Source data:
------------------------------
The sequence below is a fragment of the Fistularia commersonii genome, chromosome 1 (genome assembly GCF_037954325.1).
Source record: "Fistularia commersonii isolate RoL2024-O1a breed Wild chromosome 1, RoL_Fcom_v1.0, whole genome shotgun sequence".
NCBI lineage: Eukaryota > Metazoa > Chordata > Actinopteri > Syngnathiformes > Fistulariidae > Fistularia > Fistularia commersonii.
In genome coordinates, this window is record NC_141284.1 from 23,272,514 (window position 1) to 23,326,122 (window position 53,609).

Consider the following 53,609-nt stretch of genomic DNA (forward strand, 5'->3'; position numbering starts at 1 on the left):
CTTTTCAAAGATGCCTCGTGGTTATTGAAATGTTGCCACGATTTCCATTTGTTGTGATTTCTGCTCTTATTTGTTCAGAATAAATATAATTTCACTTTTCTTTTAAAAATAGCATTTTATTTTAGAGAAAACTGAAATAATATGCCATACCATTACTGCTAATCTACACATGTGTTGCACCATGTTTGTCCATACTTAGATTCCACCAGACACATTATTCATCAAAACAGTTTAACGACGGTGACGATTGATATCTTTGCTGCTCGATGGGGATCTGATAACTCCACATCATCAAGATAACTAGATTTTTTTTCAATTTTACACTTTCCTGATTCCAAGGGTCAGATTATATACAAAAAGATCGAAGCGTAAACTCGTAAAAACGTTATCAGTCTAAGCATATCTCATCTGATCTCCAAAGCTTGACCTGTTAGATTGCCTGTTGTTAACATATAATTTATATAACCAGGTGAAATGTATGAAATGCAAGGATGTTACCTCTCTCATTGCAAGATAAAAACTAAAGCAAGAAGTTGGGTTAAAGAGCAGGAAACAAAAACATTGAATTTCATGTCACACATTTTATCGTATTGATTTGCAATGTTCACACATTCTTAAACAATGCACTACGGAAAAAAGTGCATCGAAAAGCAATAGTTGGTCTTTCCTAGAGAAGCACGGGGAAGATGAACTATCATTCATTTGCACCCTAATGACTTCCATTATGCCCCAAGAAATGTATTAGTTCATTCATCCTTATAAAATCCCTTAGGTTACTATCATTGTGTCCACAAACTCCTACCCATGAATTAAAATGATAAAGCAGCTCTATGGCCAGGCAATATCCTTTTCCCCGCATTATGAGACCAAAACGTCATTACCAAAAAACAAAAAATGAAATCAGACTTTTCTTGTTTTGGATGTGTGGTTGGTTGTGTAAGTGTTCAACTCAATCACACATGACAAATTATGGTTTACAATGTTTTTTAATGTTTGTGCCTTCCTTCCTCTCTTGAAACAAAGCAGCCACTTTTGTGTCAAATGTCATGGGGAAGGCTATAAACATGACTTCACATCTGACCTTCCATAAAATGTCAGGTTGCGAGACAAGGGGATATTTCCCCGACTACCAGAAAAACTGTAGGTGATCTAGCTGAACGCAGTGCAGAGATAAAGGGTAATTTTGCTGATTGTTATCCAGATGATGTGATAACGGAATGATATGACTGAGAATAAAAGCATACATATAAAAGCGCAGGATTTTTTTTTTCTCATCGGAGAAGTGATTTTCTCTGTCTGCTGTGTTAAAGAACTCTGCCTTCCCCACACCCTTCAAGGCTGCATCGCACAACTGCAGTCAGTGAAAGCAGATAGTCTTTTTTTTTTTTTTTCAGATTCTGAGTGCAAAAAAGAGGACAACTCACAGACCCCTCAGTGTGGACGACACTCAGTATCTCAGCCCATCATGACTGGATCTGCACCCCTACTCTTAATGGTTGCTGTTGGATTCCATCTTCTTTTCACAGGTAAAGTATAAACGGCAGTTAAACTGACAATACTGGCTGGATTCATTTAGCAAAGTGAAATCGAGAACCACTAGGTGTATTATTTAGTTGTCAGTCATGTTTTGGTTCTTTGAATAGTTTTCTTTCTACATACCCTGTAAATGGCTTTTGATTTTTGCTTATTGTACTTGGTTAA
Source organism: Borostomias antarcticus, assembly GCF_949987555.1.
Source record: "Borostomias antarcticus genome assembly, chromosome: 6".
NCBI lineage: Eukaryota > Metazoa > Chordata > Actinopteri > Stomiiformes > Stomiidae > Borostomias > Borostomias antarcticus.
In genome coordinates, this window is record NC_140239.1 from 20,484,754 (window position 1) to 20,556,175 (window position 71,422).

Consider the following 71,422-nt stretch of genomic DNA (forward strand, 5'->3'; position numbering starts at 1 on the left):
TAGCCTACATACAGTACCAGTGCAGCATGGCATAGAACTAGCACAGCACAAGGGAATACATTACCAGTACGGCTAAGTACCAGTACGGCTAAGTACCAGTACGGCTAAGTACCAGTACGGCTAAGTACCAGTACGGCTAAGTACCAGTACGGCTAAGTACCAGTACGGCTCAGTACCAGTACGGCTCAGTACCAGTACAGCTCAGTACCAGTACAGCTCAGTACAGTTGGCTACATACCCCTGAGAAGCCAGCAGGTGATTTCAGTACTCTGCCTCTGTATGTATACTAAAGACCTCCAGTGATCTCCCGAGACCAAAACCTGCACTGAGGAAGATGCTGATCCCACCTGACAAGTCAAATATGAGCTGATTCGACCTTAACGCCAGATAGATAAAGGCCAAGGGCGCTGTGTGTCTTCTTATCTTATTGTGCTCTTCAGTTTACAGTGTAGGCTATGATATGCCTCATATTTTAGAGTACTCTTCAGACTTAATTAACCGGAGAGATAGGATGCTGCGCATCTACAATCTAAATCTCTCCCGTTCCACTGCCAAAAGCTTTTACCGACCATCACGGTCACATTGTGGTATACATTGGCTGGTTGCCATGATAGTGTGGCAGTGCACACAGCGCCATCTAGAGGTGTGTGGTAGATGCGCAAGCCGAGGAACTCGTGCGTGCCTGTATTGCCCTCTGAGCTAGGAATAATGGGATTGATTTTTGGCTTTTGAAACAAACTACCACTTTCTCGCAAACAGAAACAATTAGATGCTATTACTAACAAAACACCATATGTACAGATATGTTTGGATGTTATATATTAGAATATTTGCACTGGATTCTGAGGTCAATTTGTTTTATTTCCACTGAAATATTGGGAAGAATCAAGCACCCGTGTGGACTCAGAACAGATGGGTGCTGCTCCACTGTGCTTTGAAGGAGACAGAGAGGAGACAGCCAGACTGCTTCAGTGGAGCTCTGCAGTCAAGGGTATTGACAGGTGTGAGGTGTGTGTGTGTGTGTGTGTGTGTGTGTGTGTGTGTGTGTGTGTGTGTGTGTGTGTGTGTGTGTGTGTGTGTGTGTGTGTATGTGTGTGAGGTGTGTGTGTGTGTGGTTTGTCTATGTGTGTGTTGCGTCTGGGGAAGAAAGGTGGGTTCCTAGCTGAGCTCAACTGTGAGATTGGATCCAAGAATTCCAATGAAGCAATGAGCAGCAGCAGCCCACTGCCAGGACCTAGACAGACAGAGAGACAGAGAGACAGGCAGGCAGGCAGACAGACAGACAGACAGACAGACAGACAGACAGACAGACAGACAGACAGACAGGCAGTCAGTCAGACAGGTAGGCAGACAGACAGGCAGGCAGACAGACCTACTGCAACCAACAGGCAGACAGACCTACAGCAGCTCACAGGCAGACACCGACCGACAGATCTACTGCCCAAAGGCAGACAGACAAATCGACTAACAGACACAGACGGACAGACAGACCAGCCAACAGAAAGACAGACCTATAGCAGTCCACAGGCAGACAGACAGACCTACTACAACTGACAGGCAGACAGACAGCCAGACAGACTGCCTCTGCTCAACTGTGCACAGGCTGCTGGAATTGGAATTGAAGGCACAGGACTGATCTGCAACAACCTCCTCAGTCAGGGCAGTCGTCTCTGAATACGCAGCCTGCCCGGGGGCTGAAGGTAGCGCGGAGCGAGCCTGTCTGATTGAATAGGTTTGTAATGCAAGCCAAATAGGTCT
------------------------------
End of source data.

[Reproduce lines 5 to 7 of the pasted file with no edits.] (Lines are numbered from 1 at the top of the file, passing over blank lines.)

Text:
Consider the following 53,609-nt stretch of genomic DNA (forward strand, 5'->3'; position numbering starts at 1 on the left):
CTTTTCAAAGATGCCTCGTGGTTATTGAAATGTTGCCACGATTTCCATTTGTTGTGATTTCTGCTCTTATTTGTTCAGAATAAATATAATTTCACTTTTCTTTTAAAAATAGCATTTTATTTTAGAGAAAACTGAAATAATATGCCATACCATTACTGCTAATCTACACATGTGTTGCACCATGTTTGTCCATACTTAGATTCCACCAGACACATTATTCATCAAAACAGTTTAACGACGGTGACGATTGATATCTTTGCTGCTCGATGGGGATCTGATAACTCCACATCATCAAGATAACTAGATTTTTTTTCAATTTTACACTTTCCTGATTCCAAGGGTCAGATTATATACAAAAAGATCGAAGCGTAAACTCGTAAAAACGTTATCAGTCTAAGCATATCTCATCTGATCTCCAAAGCTTGACCTGTTAGATTGCCTGTTGTTAACATATAATTTATATAACCAGGTGAAATGTATGAAATGCAAGGATGTTACCTCTCTCATTGCAAGATAAAAACTAAAGCAAGAAGTTGGGTTAAAGAGCAGGAAACAAAAACATTGAATTTCATGTCACACATTTTATCGTATTGATTTGCAATGTTCACACATTCTTAAACAATGCACTACGGAAAAAAGTGCATCGAAAAGCAATAGTTGGTCTTTCCTAGAGAAGCACGGGGAAGATGAACTATCATTCATTTGCACCCTAATGACTTCCATTATGCCCCAAGAAATGTATTAGTTCATTCATCCTTATAAAATCCCTTAGGTTACTATCATTGTGTCCACAAACTCCTACCCATGAATTAAAATGATAAAGCAGCTCTATGGCCAGGCAATATCCTTTTCCCCGCATTATGAGACCAAAACGTCATTACCAAAAAACAAAAAATGAAATCAGACTTTTCTTGTTTTGGATGTGTGGTTGGTTGTGTAAGTGTTCAACTCAATCACACATGACAAATTATGGTTTACAATGTTTTTTAATGTTTGTGCCTTCCTTCCTCTCTTGAAACAAAGCAGCCACTTTTGTGTCAAATGTCATGGGGAAGGCTATAAACATGACTTCACATCTGACCTTCCATAAAATGTCAGGTTGCGAGACAAGGGGATATTTCCCCGACTACCAGAAAAACTGTAGGTGATCTAGCTGAACGCAGTGCAGAGATAAAGGGTAATTTTGCTGATTGTTATCCAGATGATGTGATAACGGAATGATATGACTGAGAATAAAAGCATACATATAAAAGCGCAGGATTTTTTTTTTCTCATCGGAGAAGTGATTTTCTCTGTCTGCTGTGTTAAAGAACTCTGCCTTCCCCACACCCTTCAAGGCTGCATCGCACAACTGCAGTCAGTGAAAGCAGATAGTCTTTTTTTTTTTTTTTCAGATTCTGAGTGCAAAAAAGAGGACAACTCACAGACCCCTCAGTGTGGACGACACTCAGTATCTCAGCCCATCATGACTGGATCTGCACCCCTACTCTTAATGGTTGCTGTTGGATTCCATCTTCTTTTCACAGGTAAAGTATAAACGGCAGTTAAACTGACAATACTGGCTGGATTCATTTAGCAAAGTGAAATCGAGAACCACTAGGTGTATTATTTAGTTGTCAGTCATGTTTTGGTTCTTTGAATAGTTTTCTTTCTACATACCCTGTAAATGGCTTTTGATTTTTGCTTATTGTACTTGGTTAA
Source organism: Borostomias antarcticus, assembly GCF_949987555.1.